SU0065 : Access land west of the Mid Wilts Way, Bromham CP

taken 8 years ago, near to Heddington, Wiltshire, Great Britain

Access land west of the Mid Wilts Way, Bromham CP
Access land west of the Mid Wilts Way, Bromham CP
Beacon Hill is a pleasant and popular area of access land. In essence it is a predominantly west-facing chalk escarpment. Peaceful now, once it was the site of the end-game of the Battle of Roundway Down that took place during the English Civil War. On the 13th July 1643, had you been an observer here, you would have seen the routed cavalry of the Parliamentary forces seeking to escape Royalist forces tumbling end over end down this scarp into what became known as 'Bloody Ditch'. There are related images here ST9965 : Beacon Hill, Bromham CP and here ST9964 : 'Bloody Ditch', Beacon Hill, Bromham CP
The Battle of Roundway Down
Written by Brian Robert Marshall
In 1643 during the English Civil War a famous battle took place between Royalist forces on the one hand and Parliamentary forces on the other. The battle was engendered by the siege of Devizes where Royalists were contained by a Parliamentary army. In response, the King sent a cavalry unit accompanied by two artillery pieces. As that unit came over Morgan's Hill LinkExternal link and advanced south-west it met the Parliamentary forces. It seems that the battle was somewhat one-sided, perhaps because the tactics adopted by the Parliamentarians were inappropriate for the circumstances. In any event, the Royalists prevailed and drove many of the enemy in disarray towards Beacon Hill LinkExternal link where they literally fell off the battlefield down the steep western face of the hill LinkExternal link Thereafter the area below Beacon Hill became known as Bloody Ditch. The Parliamentarians took months to recover from the defeat. Eventually though the Parliamentarians prevailed in England and, after beheading King Charles I in 1649 abolished the monarchy and established a republic called the Commonwealth of England or the Cromwellian Interregnum. It didnít last long and the monarchy was restored in 1660 when Charles Iís son, Charles II regained the throne.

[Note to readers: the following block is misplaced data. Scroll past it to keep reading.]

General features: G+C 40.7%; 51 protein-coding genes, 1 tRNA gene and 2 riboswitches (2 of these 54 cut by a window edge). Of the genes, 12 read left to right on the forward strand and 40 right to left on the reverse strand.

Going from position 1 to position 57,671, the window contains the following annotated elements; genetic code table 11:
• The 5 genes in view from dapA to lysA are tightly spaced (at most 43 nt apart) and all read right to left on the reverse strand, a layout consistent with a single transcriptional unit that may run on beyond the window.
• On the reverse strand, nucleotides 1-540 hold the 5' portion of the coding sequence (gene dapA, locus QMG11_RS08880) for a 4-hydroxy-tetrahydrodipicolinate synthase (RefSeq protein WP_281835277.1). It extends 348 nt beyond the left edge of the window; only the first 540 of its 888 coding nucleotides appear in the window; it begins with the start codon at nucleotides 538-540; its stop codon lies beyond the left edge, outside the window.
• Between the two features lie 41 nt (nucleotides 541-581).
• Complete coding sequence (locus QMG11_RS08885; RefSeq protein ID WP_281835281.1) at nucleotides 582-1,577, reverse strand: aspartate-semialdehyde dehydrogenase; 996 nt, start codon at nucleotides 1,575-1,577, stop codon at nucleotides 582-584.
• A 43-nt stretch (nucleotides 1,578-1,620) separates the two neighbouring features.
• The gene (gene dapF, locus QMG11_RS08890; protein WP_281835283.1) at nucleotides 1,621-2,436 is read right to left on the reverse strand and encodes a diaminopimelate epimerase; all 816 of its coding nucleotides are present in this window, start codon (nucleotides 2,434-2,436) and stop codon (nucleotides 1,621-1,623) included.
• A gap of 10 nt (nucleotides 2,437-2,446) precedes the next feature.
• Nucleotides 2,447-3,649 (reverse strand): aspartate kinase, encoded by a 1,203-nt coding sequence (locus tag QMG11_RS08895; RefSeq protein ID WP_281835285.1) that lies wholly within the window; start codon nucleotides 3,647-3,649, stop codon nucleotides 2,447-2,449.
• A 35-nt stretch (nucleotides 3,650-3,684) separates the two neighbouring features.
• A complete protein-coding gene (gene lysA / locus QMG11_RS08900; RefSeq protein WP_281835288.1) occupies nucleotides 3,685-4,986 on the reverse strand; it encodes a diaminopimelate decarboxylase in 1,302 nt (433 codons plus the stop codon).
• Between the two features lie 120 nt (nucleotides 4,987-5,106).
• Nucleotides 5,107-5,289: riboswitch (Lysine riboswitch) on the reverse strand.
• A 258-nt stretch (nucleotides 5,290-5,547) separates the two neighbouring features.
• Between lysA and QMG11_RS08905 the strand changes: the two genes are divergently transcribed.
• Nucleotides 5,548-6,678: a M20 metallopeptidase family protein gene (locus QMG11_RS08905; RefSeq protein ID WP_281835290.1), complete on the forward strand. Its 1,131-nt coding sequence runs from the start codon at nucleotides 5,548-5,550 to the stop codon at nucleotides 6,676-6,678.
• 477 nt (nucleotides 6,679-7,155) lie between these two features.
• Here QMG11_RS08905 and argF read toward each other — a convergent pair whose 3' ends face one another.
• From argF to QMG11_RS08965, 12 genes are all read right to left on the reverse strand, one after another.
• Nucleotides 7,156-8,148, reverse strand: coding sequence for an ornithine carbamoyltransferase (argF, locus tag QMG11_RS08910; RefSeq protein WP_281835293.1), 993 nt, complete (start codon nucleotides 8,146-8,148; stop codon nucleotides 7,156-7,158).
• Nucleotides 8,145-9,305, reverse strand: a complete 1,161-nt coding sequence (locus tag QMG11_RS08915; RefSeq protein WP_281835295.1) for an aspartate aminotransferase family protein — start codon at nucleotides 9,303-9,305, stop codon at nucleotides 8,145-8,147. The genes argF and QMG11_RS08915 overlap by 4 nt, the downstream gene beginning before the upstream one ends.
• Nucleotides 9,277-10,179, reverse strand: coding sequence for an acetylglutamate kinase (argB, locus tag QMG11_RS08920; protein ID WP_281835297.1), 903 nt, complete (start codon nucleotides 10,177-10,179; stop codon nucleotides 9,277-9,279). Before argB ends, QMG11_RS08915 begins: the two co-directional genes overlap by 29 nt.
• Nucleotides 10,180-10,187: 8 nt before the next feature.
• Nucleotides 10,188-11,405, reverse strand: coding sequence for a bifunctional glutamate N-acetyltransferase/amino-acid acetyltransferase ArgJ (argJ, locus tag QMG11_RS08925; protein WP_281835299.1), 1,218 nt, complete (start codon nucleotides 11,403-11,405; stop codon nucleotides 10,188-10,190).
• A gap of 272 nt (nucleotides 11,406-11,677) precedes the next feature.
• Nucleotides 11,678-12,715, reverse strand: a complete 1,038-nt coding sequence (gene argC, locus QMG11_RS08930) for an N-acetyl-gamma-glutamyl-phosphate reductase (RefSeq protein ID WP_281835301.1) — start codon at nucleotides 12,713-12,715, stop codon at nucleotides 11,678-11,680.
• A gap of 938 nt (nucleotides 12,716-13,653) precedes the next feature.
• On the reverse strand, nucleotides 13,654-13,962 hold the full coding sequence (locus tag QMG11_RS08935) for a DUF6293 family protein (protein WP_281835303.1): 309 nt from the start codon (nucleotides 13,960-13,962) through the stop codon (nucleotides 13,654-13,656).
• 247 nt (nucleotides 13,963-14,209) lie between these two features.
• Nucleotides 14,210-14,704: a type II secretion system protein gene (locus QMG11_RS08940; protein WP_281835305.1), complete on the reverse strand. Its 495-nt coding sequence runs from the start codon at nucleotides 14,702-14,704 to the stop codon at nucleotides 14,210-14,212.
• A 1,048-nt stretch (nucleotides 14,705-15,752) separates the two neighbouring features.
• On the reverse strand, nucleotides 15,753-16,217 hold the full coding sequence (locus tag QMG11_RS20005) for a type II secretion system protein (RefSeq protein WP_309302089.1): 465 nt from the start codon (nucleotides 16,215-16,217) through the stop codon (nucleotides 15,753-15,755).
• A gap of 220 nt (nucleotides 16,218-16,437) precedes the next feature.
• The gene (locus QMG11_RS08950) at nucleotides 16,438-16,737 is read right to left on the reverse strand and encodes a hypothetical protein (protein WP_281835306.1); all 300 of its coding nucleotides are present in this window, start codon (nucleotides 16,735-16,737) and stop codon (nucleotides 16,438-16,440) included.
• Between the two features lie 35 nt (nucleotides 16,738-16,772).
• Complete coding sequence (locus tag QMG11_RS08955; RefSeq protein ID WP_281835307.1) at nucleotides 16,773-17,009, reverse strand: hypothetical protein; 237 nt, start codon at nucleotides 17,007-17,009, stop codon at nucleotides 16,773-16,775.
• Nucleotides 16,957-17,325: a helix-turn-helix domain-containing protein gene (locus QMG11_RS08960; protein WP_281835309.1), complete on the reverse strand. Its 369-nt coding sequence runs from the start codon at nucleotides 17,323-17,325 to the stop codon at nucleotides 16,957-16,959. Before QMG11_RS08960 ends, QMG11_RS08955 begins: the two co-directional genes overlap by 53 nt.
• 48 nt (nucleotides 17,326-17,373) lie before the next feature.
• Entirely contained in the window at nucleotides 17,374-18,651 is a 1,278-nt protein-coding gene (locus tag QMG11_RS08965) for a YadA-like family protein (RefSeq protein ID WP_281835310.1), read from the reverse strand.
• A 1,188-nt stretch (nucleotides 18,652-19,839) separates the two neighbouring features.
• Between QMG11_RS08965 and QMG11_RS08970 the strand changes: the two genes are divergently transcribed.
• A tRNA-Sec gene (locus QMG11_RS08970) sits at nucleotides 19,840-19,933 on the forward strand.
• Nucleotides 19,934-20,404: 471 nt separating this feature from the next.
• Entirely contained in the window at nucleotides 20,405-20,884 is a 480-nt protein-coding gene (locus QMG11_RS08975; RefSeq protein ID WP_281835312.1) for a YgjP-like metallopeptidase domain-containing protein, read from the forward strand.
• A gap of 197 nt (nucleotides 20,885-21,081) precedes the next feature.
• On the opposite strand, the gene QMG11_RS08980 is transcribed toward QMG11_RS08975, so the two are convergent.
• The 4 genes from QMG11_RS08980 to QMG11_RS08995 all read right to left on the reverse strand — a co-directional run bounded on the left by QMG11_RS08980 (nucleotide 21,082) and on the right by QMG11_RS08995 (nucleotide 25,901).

Creative Commons Licence [Some Rights Reserved]   © Copyright Brian Robert Marshall and licensed for reuse under this Creative Commons Licence.
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SU0065, 34 images   (more nearby )
Photographer
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Date Taken
Wednesday, 14 October, 2009   (more nearby)
Submitted
Wednesday, 14 October, 2009
Category
Land > Access land   (more nearby)
Subject Location
OSGB36: geotagged! SU 000 651 [100m precision]
WGS84: 51:23.1022N 2:0.0057W
Camera Location
OSGB36: geotagged! SU 001 651
View Direction
WEST (about 270 degrees)
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Image classification(about): Geograph
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